Chapter 21: A Merciless Dawn
Carina entered the Turnbell manor, feeling more specter than living as she glided up the stairwell. Her numb legs lumbered to a stop as she reached the second floor. The familiar dark corridors and the distant snores of the Turnbell family who slumbered further down the hall were but a muffled canvas upon which the trauma of her mind now played.
Carina moved on towards her room. Her hands fumbled with the key as she unlocked the door, slid inside, and shut it firmly behind her.
But she couldn’t shut out her torment or the suffocating, emotionally draining scent that now clung to her disheveled hair and the filth and blood smeared against her clothes.
Carina leaned against the door. When she shut her eyes—Lincoln was there, etched within each vivid memory that flickered and spun inside her mind.
“Mistress?” Ivy’s voice called to her like a beacon in the storm.
But Carina had no strength to respond and couldn’t turn around. Every fiber of her being refused to contaminate the only ray of sunshine in her otherwise bleak existence.
Lincoln was gone. Lincoln was dead and rotting in an alleyway.
She could feel and smell his blood on the bodice of her dress.
His touch, like a ghost, still lingered on her skin.
Again, she saw the blood drip from his pale blue lips. Saw the life die in those once powerful, vicious green eyes. Over and over, she replayed it.
The darkness in her smiled and reveled in his absence.
No, she was smiling. Smiling, spiraling, holding onto this stupid door which was the only thing keeping her upright.
‘What is wrong with me?’
Warm arms wrapped themselves around her, and the scent of Ivy’s hair washed away the terrors in her mind.
“No—your back—you shouldn’t be up,” Carina protested, her voice barely above a whisper.
“You’re hurting,” Ivy whispered, and her fingers tightened against Carina’s arms. “I thought you said you couldn’t feel pain?”
Carina scoffed softly, not because Ivy was wrong, but rather that she was so perceptive of her mistress’s emotions.
“This is a different kind of pain,” Carina whispered.
Ivy hugged her tighter still as if to chase away the cold that wrapped around Maura like a sheet of ice.
‘Don’t pity me. I just murdered someone.’
It wasn’t that she regretted Lincoln’s death. The world could do without one more entitled rapist. Some might even thank her for ridding them of the future pains Lincoln would have pervaded upon the weak and defenseless.
He had undoubtedly thought Maura weak and helpless when he dragged her into that alley.
The bottle of spirits. The way he moved about the shadows like an experienced predator—the maliciousness of his touch.
He had done that to Maura, his half-sister, and Carina knew instinctively that he had done it to others.
She shook her head and gently clasped Ivy’s wrist.
“Miss!” Ivy’s voice was tinged with shock as her arm went rigid. “You’re so—cold.”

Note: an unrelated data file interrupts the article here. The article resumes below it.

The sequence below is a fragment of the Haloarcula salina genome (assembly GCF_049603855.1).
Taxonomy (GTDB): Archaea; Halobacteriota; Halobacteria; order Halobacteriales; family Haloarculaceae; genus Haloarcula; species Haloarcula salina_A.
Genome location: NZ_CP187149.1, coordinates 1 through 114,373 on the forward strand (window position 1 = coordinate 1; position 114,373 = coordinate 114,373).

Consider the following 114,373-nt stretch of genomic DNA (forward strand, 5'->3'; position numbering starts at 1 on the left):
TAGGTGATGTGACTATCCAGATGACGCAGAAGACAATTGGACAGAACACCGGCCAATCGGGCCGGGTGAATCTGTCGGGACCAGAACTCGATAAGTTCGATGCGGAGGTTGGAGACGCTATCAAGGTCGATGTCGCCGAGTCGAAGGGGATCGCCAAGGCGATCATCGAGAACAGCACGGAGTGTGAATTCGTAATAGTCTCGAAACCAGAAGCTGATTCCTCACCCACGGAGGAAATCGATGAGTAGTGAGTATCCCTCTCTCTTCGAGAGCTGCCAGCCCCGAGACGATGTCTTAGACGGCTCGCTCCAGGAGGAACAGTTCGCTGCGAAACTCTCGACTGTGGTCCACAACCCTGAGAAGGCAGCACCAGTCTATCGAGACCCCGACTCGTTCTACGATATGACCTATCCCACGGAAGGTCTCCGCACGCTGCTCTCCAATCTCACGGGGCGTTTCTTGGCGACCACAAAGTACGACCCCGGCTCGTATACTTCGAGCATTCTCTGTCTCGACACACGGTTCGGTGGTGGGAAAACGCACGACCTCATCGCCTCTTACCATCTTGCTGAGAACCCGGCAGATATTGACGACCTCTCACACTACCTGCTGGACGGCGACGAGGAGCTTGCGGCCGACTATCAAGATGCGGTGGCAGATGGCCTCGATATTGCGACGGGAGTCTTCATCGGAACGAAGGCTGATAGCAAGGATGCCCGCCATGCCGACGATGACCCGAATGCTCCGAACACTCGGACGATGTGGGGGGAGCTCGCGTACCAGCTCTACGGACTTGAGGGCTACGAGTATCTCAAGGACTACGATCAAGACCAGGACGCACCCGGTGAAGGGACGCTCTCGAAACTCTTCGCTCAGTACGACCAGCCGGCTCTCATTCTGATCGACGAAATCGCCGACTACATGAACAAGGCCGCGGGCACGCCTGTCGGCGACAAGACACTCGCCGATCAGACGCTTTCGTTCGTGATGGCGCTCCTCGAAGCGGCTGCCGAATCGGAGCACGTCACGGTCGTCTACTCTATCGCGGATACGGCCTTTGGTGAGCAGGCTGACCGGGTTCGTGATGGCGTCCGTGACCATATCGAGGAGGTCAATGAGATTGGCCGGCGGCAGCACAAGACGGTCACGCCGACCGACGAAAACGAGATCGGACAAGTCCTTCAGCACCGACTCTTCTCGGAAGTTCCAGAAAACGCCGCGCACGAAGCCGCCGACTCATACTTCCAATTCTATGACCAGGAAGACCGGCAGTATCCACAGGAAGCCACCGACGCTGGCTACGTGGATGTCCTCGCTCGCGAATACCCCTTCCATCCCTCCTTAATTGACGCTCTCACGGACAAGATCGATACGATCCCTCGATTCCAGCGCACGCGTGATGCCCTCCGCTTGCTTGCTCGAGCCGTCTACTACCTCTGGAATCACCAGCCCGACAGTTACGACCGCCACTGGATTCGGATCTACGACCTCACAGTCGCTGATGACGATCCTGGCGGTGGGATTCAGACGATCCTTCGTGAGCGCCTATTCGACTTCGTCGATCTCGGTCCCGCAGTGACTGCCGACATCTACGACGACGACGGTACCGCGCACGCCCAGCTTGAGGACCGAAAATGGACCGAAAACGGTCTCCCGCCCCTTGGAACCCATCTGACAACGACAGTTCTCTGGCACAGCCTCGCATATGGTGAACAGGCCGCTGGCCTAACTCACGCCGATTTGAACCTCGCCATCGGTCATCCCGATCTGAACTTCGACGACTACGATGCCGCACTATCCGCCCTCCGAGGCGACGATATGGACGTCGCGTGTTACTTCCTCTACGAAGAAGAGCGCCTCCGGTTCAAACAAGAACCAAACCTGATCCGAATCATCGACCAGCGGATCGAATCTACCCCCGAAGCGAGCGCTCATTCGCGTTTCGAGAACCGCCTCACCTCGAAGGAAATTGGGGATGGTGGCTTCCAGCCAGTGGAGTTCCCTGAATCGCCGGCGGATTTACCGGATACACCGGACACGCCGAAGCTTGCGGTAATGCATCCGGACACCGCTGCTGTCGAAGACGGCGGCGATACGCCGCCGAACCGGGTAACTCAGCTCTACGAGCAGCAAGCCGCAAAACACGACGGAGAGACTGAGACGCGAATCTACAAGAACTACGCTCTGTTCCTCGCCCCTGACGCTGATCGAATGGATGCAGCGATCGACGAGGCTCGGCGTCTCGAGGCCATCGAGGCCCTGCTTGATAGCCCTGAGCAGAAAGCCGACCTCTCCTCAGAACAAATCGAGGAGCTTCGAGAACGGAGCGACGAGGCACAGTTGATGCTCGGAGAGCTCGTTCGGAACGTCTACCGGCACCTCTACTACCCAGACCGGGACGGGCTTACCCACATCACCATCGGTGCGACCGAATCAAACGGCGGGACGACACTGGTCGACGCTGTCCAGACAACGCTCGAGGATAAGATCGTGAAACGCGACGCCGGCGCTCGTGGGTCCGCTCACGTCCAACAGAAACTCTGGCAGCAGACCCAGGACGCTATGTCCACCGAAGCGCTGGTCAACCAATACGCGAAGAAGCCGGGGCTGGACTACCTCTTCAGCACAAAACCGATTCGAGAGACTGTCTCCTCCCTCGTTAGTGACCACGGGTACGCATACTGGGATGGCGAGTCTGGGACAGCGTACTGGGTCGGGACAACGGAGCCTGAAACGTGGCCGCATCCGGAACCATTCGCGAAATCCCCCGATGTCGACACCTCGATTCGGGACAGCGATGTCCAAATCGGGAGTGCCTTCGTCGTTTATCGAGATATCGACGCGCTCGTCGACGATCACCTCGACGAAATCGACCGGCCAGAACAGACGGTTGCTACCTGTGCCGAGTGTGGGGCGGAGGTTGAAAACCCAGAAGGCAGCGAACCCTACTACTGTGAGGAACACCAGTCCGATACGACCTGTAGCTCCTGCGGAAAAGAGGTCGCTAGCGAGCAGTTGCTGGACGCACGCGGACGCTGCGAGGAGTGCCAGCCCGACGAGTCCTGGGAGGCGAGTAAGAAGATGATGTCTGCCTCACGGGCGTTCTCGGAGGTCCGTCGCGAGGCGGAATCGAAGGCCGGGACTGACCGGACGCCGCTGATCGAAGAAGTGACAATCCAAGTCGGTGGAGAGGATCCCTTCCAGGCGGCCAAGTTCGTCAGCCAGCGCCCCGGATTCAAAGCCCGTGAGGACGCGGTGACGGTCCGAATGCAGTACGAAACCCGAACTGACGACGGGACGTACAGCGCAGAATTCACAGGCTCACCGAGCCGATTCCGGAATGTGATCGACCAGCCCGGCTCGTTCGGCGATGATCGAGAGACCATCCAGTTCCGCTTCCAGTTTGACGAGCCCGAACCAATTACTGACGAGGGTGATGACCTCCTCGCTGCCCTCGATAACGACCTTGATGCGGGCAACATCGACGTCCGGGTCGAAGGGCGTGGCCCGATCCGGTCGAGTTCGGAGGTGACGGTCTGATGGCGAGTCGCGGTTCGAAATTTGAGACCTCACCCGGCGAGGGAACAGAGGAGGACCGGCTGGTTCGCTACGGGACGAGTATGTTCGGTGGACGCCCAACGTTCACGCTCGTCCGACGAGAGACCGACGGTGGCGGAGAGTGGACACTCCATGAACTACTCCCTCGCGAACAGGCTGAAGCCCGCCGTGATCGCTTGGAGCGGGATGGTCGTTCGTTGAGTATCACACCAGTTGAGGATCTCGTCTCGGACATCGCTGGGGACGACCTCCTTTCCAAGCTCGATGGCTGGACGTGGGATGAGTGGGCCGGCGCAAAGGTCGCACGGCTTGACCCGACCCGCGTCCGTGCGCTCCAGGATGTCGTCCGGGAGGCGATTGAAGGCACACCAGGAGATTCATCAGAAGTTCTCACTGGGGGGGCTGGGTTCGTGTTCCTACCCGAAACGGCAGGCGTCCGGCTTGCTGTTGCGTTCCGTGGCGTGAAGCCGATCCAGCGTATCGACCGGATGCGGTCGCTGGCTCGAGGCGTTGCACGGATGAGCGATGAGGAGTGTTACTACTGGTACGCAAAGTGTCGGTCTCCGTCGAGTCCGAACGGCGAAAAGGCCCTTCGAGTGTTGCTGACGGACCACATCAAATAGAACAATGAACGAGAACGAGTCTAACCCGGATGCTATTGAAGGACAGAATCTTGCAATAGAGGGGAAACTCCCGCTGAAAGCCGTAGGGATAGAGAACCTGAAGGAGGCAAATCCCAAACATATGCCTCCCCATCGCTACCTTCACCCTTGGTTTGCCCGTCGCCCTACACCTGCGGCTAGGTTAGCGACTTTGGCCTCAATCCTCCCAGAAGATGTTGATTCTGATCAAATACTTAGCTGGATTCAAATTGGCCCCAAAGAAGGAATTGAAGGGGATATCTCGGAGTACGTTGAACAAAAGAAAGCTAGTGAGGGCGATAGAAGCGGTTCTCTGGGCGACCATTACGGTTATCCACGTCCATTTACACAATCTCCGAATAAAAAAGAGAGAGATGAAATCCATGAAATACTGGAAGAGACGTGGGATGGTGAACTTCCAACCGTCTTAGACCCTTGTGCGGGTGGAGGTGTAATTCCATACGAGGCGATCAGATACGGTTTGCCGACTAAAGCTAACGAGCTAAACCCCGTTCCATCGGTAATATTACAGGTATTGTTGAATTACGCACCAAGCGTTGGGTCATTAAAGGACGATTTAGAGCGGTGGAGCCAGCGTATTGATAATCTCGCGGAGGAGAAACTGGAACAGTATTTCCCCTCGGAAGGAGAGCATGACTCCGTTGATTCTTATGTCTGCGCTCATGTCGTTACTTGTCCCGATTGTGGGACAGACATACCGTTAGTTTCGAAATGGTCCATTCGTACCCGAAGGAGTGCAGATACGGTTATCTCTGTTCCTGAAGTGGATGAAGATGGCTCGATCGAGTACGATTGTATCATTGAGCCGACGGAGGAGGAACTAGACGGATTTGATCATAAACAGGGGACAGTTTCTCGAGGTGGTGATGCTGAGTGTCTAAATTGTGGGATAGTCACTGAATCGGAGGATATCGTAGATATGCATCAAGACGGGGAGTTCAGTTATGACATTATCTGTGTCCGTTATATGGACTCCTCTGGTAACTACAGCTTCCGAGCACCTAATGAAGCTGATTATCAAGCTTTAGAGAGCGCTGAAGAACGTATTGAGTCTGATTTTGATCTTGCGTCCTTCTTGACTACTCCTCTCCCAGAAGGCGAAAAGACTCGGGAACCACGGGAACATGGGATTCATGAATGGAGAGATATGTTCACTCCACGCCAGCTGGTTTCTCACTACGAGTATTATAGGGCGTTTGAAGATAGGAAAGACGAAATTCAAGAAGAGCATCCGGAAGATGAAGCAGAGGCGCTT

Carina withdrew her hand quickly. “Yes, it’s cold outside. And you should be in bed. I will change and then join you.”
“I’ll get another blanket,” Ivy murmured as she let go.
Carina didn’t have the strength to argue with her. In the dim moonlight, she untied her cloak and dropped it on the floor. Then came the dress and petticoat, each stained through with blood.
She stared at the black smear that resembled ink in the moonlight. The image confirmed with equal veracity the two horrors that weighed upon her mind.
Ivy appeared and wordlessly removed the garments.
Carina turned and caught her reflection in the mirror as she headed towards the wardrobe. Her spotted face stared back at her with wide vacant eyes. Her smile was gone, and she could not summon it again.
‘Don’t you dare fall apart now!’
Carina grabbed a nightgown and pulled it over her head. The fabric tangled around her arms, and she hissed in frustration. Ivy’s hands skillfully untangled the garment. The older girl’s gentle touch smoothed out the cotton fabric and tied the simple lace ribbon in the back.
Carina waited in the silence for Ivy to ask the questions that were burning in her dark jade eyes.
“Come to bed, Maura,” Ivy said softly instead. “I will ask the servants to prepare you a bath in the morning.”
Carina would have preferred a bath now, but at this hour, such a request would only raise suspicions. She followed Ivy like a child as she crawled under the sheet and blankets after her.
The traces of Ivy’s warmth in the mattress vanished the moment Carina touched them. She sighed and buried her face in the pillow instead. The fatigue she had been fighting back swept her under like a tide, and she barely felt Ivy roll towards her.
“Are you still cold?”
“Mmm.” With all the magic Carina had unleashed tonight, it would take a while for her body temperature to become normal again. Warm arms wrapped around her once more, and she stiffened.
“It’s okay,” Ivy murmured as she pulled Carina close to her chest. “Just sleep. I’m here.”
A quiver ran through Carina as she pressed her lips together.
The animal that had broken free in the darkness of that alley slipped once more inside her frozen heart.
The same dream tormented Carina when she finally fell asleep. Only this time, it was Lincoln who dragged her onto the scaffold and Ghost, who waited with the executioner’s ax.
The same familiar freezing pain woke her as she grasped the empty bedsheets beside her. “Ivy?”
A thud drew Carina’s attention to the open bay windows. Ivy winced as she leaned against the desk and rubbed her hip.